sterile formalism now sharply contradicts further capital accumulation by 
Zimbabwe's parasitical ruling class, a key faction of which desperately 
requires foreign exchange. (All Zimbabweans need foreign exchange, of 
course, just to spark their bone-dry carburettors, and to acquire essential 
medicines, spare parts, agricultural inputs, and manufactured goods that are 
no longer made by local firms following the 1990s de-industrialisation.) For 
the impoverished Zimbabwean masses, the povo, there is no economic bailout 
on the horizon, much less democratic leverage, only a choice of which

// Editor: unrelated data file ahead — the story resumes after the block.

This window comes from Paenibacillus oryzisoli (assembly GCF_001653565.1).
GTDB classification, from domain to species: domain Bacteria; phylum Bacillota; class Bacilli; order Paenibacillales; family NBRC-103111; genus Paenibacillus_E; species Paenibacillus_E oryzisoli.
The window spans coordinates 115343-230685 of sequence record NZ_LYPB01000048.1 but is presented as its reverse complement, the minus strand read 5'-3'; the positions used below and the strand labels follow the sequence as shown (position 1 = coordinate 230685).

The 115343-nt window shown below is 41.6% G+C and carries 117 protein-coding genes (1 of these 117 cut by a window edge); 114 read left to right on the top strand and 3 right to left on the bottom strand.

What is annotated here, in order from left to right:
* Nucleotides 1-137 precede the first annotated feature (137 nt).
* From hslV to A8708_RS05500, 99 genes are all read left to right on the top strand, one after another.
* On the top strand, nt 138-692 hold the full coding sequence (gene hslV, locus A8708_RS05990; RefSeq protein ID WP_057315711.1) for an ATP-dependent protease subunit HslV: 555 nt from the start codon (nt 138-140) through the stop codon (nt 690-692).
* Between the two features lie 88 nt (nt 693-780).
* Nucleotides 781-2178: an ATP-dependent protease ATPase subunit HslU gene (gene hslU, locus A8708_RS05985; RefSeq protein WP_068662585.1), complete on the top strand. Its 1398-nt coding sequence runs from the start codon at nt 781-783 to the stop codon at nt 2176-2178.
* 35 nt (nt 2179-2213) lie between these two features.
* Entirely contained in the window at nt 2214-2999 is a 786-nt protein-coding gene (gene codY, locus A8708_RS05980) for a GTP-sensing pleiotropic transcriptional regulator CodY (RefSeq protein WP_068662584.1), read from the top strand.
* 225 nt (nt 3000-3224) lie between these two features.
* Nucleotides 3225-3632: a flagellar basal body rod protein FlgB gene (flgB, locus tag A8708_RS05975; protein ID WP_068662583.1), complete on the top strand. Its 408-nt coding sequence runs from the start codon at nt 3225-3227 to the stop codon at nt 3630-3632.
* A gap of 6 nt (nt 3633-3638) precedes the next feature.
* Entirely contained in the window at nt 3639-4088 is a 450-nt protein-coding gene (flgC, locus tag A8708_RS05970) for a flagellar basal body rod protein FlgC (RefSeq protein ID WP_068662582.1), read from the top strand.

financiers will worsen austerity in future years: the predictable money 
mandarins of Washington, or the new sub-imperialists of Pretoria, backed by 
a gullible media and superficially critical opposition parties, or both.
The IMF & Zimbabwe's Povo
Consider the first lot, the Bretton Woods Institutions. Beginning in 
September 1980, when Zimbabwe formally joined, the role of the IMF was never 
to benefit 'Zimbabwean people as a whole'. Five examples are illustrative 
(details are in Bond 1998):
1) By early 1982, finance minister Bernard Chidzero - later to head the 
IMF/Bank Development Committee - denied that 'the IMF would impose any 
conditions as Zimbabwe was already restructuring its economy.' Though it was 
'a sensitive issue not for public debate,' Chidzero made statements to 
Parliament claiming 'devaluation of the dollar is not imminent and is not 
being contemplated.' Less than three months later, Chidzero announced a 20%